We ended our visit by enjoying talk and a restaurant meal in Keystone. Craig then took me up to Rapid City where I left my VW Sportwagen in his driveway. We made plans for Craig to visit me in Alliance on August 21st, where we will watch the total eclipse of the sun in comfort on my patio. (My “crazy bearded old coot” face won’t be needed.)

Yes, life is good!

 

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55 thoughts on “Post 1441: Mary has 41 cats…

    • I agree! She and her late husband turned a personal tragedy into a place for people confined to institutional living could experience a positive camping adventure in the beauty of the South Dakota Black Hills. It’s an amazing place run by an amazing person. Any one of the three things she does – horse, cat, and disabled people sanctuaries – would be enough for one person, yet she does what she does and clearly thrives on her work.

      (Andy and Dougy say “Meow!” to one of their favorite people!)

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    • I came away from the visit exhausted yet exhilarated! Mary is a wonderful person who does much for others of many species! Most people would have issues with the skunk mother and kits under their porch, but she believes in live and let live. The skunks aren’t a problem for Mary, and (if you’ve ever seen them!) baby skunks are cute squared! They are soooo cute, the little stinkers!

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      • The trick with skunks is not to alarm them, of course, and you do get a warning before they spray. In Mary’s case, she says they are used to her by now, and the kitties that are outdoors (some feral cats that live in a shed) seem to be aware of the danger to themselves, so they don’t do like a dog would. Dogs are notorious for getting “skunked” because they charge in and bark at the skunk! Then you have a challenge to clean them up with tomato juice baths, I think it is.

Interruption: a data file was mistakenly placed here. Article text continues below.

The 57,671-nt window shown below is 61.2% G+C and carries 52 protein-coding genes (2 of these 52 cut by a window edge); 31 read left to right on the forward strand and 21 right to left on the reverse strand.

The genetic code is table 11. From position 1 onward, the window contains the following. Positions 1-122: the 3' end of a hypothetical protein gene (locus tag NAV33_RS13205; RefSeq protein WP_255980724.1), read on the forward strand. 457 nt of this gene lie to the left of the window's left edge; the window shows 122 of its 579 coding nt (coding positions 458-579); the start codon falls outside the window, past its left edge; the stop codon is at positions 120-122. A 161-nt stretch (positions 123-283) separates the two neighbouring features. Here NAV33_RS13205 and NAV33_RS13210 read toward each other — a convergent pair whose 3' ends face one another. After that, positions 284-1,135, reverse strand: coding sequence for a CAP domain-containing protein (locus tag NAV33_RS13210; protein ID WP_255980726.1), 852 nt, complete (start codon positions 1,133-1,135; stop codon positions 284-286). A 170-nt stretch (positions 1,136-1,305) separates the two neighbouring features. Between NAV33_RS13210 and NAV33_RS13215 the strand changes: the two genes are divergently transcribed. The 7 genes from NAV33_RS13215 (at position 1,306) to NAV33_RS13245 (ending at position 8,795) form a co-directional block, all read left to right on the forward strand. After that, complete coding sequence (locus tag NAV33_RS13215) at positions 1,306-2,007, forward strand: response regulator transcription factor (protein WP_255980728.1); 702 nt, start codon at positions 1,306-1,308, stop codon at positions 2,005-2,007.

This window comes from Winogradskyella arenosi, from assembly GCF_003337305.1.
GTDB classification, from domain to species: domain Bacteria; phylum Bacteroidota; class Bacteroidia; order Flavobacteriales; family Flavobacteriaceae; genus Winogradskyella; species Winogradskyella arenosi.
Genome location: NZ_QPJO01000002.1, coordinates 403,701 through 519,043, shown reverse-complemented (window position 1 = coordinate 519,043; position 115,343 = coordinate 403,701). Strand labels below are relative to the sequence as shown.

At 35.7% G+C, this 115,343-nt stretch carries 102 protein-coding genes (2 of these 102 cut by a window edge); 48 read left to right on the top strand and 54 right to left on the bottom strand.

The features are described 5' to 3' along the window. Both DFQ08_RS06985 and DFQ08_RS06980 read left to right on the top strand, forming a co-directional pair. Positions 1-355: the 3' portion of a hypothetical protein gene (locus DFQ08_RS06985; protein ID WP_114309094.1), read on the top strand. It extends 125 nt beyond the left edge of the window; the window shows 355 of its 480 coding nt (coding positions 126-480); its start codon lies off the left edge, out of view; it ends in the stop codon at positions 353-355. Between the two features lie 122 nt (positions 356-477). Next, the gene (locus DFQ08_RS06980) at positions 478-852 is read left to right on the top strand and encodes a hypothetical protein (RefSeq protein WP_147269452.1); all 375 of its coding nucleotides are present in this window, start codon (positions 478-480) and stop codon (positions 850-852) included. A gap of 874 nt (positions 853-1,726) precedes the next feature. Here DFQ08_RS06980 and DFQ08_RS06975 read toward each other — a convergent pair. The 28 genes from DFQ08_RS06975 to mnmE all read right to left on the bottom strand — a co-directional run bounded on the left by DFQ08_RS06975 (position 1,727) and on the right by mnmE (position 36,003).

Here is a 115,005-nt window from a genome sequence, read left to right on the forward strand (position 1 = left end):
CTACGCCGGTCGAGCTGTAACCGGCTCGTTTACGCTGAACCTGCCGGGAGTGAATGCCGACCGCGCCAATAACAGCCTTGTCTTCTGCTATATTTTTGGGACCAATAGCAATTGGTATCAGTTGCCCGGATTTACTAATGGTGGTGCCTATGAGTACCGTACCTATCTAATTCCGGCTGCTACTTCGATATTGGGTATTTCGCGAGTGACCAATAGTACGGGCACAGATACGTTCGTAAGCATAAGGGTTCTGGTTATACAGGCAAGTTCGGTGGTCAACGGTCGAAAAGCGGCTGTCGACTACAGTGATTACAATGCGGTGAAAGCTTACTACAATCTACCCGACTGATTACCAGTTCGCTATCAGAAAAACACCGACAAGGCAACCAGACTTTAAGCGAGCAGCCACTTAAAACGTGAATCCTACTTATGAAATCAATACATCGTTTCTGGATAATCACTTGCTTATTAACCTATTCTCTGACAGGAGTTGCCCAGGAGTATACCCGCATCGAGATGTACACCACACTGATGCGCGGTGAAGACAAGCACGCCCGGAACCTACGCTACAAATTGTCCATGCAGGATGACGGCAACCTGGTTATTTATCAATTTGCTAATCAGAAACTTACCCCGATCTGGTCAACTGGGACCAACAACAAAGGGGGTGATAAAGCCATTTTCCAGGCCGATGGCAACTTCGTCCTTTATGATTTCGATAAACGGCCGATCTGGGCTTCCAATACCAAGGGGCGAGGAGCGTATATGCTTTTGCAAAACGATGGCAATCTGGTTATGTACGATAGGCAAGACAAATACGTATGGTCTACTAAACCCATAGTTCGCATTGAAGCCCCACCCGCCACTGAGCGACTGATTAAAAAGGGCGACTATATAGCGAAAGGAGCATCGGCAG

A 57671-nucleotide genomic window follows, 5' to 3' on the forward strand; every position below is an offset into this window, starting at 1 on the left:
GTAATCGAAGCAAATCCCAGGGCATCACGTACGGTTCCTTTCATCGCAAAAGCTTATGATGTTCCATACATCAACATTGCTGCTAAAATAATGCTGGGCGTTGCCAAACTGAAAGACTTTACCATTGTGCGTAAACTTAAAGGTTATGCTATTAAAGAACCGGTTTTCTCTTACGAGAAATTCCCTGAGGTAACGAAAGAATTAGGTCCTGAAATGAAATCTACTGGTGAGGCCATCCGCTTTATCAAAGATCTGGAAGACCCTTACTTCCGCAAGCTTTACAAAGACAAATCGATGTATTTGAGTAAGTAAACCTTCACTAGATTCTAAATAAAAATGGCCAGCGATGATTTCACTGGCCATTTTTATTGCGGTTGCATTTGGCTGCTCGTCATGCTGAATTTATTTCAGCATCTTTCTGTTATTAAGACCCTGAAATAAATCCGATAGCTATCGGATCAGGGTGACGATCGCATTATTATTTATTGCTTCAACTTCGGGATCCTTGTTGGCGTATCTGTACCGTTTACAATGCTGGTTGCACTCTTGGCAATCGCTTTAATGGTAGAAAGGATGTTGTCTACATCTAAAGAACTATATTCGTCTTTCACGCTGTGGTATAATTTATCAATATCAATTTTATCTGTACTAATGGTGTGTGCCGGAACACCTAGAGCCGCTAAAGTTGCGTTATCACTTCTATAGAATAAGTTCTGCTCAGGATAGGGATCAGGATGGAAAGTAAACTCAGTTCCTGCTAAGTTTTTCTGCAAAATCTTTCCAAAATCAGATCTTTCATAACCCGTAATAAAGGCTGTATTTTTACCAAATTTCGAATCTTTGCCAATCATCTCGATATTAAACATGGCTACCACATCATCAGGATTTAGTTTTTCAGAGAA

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  1. “Crazy old bearded coot” and “He’s normal” and “heavily infested with tourists.” You crack me up! And sunglasses are the norm for me for outside, as my eyes have always been photosensitive, so maybe I look cooler than I though!

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    • I have the ones that darken in sunlight for the same reason. Of course, regular sunglasses (prescription) sometimes are better yet. (I try for a bit of humor in the blog because I’ve had comments indicating that’s a feature people expect!)

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  2. Mary’s sanctuary is amazing and the cats look very content. That sounds like a nice way to spend the day, catching up with old friends while petting cats 🙂

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    • It was a very rewarding and pleasant day, indeed! Mary’s cats all seemed very well-adjusted. Though the ones in the cattery were all in various stages of getting over abandonment and abuse, several came right up to me. I think the ones that hid in the cat cave up high had the benefit of security to help them eventually work through their issues. Mary’s done a super job of meeting their needs!

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  3. Happy belated birthday to the kitty boys! Also loved seeing that cattery , though I didn’t let Purrseidon & Mr. M see the pictures of that wonderful indoor playground. The Black Hills are beautiful!

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      • They stay inside, of course, being inside cats, and the fireworks haven’t been too bad this year, something they and I am thankful for! I think the person who used to blow off fireworks for days before and after the holiday must be the one who moved to another part of town a couple years ago. I didn’t know it was he, though, now that I think about it, the racket came from his part of the complex. I assumed the “perpetrators” were kids in a trailer park adjoining the complex.